Thanks for that deeply felt and carefully considered analysis, Jerald.
I did read Brooks’ piece in the NYT, and agree with him (and you) on the general points you make.
And here are some of my further thoughts on the matter.
1. <I gather from what Brooks says that compassion, charity and doing the Lord’s work will not get the job done>
I agree fully.
2. < and may actually be counter productive.>
Not always and not necessarily. There is a difference between short-range solutions and long-range solutions. Your statement is valid for long-range solutions, but may not be for short range ones. At this point in Haiti, compassion, charity and doing the Lord’s work are urgent and extremely important.: at least many reasonable people in the world feel that way.
3. <What is needed are recognizing hard truths and tough, measurable demands.>
Very true for long range solutions of global poverty and suffering.
I agree that “these are not the traits of compassion.”
4. <Another thought, Mother Nature did not kill most of the people with an earthquake as some now say, but collapsing buildings did. Some years ago a neighbor of mine went regularly to Haiti (I think it was more to ‘save’ them for God than to feed them). All the aid in all this time has not changed much. Saving them for a merciful God didn’t either.>
What has this to do with the fact that hundreds of thousands of people are suffering today? Should we say, “Tough luck, you wretched people! Deal with it!”
5. <A few of you may have been taken back by my comments the other day.>
I was one of the few.
6. < IMHO I think I am a reasonably kind and generous person>
IMO also, from whatever I know of you.
7. < but not a particular compassionate one.>
This is not terrible. Not many are.
8. <I don’t see that compassion does other people much good whereas kindness and generosity sometime does.>
Maybe true. But sometimes compassion does prompt kindness and generosity.
9. <Neither am I empathic. I do not wish to feel their pain and why should I. Nor would I wish that they feel mine, why should they. In fact if they were to feel my pain, that would make my pain only worse. Why multiply pain.>
Very wise stance to take. I too feel that way.
10. <This attitude of mine does not mean I am unaware of the needs of others or of their hurts.>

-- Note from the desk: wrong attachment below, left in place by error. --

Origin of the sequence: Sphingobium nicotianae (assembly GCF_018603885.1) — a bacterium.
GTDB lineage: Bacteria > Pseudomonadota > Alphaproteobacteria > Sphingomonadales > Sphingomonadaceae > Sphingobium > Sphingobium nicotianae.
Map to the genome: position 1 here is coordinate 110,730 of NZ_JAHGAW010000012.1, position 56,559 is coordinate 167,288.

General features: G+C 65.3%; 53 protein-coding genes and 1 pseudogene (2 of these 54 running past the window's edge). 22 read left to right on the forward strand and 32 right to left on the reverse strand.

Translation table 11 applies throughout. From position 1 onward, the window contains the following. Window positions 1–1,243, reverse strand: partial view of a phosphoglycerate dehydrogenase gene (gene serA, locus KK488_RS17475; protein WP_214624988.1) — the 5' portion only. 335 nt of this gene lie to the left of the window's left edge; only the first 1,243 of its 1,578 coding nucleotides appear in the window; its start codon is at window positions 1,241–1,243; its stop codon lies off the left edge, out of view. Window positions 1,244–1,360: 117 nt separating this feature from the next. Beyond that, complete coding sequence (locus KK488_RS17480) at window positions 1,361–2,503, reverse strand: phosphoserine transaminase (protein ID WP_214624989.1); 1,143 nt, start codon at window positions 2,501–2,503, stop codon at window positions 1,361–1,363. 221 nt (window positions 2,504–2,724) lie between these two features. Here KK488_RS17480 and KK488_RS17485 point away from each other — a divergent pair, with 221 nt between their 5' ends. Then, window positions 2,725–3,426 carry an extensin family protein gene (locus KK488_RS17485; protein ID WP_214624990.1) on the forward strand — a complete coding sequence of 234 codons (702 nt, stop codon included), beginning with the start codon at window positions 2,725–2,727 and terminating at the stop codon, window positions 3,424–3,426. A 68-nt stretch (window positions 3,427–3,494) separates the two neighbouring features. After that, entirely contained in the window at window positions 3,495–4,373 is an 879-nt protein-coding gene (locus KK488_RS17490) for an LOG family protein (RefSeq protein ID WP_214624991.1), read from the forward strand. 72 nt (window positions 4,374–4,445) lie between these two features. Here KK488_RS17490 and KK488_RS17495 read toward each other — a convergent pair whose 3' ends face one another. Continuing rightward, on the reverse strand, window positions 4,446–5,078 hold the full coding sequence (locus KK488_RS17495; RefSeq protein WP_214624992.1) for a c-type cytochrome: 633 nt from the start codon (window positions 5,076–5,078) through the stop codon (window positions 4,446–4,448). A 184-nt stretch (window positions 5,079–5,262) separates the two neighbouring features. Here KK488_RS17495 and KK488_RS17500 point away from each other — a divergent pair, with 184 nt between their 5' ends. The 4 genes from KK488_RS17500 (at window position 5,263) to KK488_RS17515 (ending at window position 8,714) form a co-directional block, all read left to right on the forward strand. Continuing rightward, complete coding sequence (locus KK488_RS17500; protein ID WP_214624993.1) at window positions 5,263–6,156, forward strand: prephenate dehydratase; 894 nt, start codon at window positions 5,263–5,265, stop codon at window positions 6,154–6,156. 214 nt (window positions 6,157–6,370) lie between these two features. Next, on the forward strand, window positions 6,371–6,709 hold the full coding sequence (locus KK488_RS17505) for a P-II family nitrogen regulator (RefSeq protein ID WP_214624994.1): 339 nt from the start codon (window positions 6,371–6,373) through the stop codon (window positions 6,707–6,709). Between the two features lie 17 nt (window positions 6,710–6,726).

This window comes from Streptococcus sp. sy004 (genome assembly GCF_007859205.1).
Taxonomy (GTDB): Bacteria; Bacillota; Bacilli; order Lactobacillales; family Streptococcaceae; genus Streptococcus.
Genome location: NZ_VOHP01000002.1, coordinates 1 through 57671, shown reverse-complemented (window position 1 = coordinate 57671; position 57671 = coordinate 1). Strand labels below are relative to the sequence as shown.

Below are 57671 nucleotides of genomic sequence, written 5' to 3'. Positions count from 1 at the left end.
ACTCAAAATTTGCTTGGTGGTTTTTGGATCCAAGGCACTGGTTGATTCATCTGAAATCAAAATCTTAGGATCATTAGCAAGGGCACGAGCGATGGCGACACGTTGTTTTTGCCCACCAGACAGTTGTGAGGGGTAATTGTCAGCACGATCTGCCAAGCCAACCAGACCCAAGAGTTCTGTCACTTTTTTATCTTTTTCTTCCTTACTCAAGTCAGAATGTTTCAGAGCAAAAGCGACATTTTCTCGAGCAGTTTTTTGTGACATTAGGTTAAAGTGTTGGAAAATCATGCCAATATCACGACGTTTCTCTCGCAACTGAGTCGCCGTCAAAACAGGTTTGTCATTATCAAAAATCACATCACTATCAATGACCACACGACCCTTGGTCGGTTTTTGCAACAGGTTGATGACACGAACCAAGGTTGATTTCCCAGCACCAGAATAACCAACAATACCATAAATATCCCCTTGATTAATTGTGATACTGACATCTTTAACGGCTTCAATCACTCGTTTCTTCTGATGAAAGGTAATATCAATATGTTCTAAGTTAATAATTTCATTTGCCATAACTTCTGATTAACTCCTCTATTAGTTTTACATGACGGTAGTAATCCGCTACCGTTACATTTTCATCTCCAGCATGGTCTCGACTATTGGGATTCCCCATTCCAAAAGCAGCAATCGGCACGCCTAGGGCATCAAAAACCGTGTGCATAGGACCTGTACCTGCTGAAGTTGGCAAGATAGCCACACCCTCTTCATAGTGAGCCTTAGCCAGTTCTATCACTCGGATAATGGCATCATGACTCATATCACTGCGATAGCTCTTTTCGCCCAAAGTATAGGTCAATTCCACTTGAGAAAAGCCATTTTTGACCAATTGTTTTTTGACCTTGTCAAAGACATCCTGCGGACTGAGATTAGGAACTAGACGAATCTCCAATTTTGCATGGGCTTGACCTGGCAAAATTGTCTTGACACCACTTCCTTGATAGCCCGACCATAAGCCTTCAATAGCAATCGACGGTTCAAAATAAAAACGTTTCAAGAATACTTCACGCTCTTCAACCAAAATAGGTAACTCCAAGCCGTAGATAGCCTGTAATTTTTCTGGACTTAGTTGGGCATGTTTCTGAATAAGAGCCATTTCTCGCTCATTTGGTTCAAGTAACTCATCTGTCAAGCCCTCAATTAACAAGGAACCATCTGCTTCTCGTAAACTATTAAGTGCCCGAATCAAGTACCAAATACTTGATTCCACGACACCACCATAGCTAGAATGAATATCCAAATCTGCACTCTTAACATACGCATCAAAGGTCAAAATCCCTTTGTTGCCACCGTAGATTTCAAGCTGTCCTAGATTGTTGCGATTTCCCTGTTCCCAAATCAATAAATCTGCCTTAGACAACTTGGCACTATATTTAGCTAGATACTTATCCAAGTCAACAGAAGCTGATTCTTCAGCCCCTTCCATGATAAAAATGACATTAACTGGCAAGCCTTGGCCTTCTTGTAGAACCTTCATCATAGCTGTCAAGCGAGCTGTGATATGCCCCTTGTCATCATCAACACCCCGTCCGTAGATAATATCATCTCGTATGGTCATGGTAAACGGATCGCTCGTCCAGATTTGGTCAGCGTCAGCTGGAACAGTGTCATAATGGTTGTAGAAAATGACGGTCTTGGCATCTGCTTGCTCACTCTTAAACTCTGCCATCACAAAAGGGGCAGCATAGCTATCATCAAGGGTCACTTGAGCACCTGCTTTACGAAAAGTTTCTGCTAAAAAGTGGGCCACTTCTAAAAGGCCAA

I can see that.
11. < I do care about people but recognize that if I really dwell on all the wars, poverty, illness and suffering in the world, I would weep away. I would experience great rage as I believe we now have the means to eliminate such things. These events sadden me because we have not.>
I often feel the same way.
12. < We need to craft a new paradigm that does.>
I agree with you fully on this.
13. <This was predicted several years ago – “a 7.2 magnitude quake in a city like Port-au-Prince, with lax building codes and shoddy construction, could be catastrophic.” – At 200,000 possibly dead and still counting, yes catastrophic, unnecessary and down right stupid.>
Yes it would appear that the people of Haiti did not take adequate precautions, like the people of New Orleans and Bangladesh and Indonesia before, or of San Francisco in 1906. There are at least two reasons for this: The people did not have the wherewithal to protect themselves fully. Sometime Nature’s fury can outdo human precautions.
14. <I apologize if I ruffled a few feathers here with my comments the other day, but these happenings make me angry.>
My feathers weren’t ruffled. I just don’t feel like condemning a victim of an accident when the person is writhing with pain, even if the victim had been partly responsible for the mishap. This is just my reaction to events like this. This is not to deny the good sense and wisdom in rationally trying to figure out how the impact of natural disaster can be minimized, and how the poor of the world can be helped on a long range basis. I’d leave that to a later time.
January 17, 2010